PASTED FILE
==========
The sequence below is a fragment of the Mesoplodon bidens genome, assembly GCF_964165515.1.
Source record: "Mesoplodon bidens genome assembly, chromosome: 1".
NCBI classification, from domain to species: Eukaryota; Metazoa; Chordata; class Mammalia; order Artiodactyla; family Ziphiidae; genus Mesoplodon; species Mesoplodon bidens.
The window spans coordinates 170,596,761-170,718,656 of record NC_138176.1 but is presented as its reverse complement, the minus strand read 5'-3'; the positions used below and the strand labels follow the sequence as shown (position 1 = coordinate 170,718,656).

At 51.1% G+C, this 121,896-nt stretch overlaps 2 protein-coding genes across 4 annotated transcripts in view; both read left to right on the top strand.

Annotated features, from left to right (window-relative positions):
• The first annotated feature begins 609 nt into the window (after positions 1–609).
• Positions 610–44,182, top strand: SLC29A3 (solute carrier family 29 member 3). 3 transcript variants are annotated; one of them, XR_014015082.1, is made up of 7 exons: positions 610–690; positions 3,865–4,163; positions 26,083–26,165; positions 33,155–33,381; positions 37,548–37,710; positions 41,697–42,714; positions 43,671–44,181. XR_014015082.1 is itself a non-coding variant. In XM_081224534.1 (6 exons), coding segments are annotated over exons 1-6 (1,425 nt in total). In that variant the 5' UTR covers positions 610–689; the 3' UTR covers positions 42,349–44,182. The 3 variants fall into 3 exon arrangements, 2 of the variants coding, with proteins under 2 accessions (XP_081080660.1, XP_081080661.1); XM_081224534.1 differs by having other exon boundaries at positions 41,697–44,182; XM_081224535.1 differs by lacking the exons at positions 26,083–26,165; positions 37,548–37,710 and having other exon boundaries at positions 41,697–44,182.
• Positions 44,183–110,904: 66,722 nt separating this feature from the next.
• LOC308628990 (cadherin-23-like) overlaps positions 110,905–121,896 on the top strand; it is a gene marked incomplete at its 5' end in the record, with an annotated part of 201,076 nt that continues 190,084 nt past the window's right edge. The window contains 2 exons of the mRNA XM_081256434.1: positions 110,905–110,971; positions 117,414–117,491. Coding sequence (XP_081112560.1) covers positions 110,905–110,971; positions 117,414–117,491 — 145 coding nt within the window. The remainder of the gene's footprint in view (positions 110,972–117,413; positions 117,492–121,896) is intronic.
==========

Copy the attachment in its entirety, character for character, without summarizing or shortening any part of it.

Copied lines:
The sequence below is a fragment of the Mesoplodon bidens genome, assembly GCF_964165515.1.
Source record: "Mesoplodon bidens genome assembly, chromosome: 1".
NCBI classification, from domain to species: Eukaryota; Metazoa; Chordata; class Mammalia; order Artiodactyla; family Ziphiidae; genus Mesoplodon; species Mesoplodon bidens.
The window spans coordinates 170,596,761-170,718,656 of record NC_138176.1 but is presented as its reverse complement, the minus strand read 5'-3'; the positions used below and the strand labels follow the sequence as shown (position 1 = coordinate 170,718,656).

At 51.1% G+C, this 121,896-nt stretch overlaps 2 protein-coding genes across 4 annotated transcripts in view; both read left to right on the top strand.

Annotated features, from left to right (window-relative positions):
• The first annotated feature begins 609 nt into the window (after positions 1–609).
• Positions 610–44,182, top strand: SLC29A3 (solute carrier family 29 member 3). 3 transcript variants are annotated; one of them, XR_014015082.1, is made up of 7 exons: positions 610–690; positions 3,865–4,163; positions 26,083–26,165; positions 33,155–33,381; positions 37,548–37,710; positions 41,697–42,714; positions 43,671–44,181. XR_014015082.1 is itself a non-coding variant. In XM_081224534.1 (6 exons), coding segments are annotated over exons 1-6 (1,425 nt in total). In that variant the 5' UTR covers positions 610–689; the 3' UTR covers positions 42,349–44,182. The 3 variants fall into 3 exon arrangements, 2 of the variants coding, with proteins under 2 accessions (XP_081080660.1, XP_081080661.1); XM_081224534.1 differs by having other exon boundaries at positions 41,697–44,182; XM_081224535.1 differs by lacking the exons at positions 26,083–26,165; positions 37,548–37,710 and having other exon boundaries at positions 41,697–44,182.
• Positions 44,183–110,904: 66,722 nt separating this feature from the next.
• LOC308628990 (cadherin-23-like) overlaps positions 110,905–121,896 on the top strand; it is a gene marked incomplete at its 5' end in the record, with an annotated part of 201,076 nt that continues 190,084 nt past the window's right edge. The window contains 2 exons of the mRNA XM_081256434.1: positions 110,905–110,971; positions 117,414–117,491. Coding sequence (XP_081112560.1) covers positions 110,905–110,971; positions 117,414–117,491 — 145 coding nt within the window. The remainder of the gene's footprint in view (positions 110,972–117,413; positions 117,492–121,896) is intronic.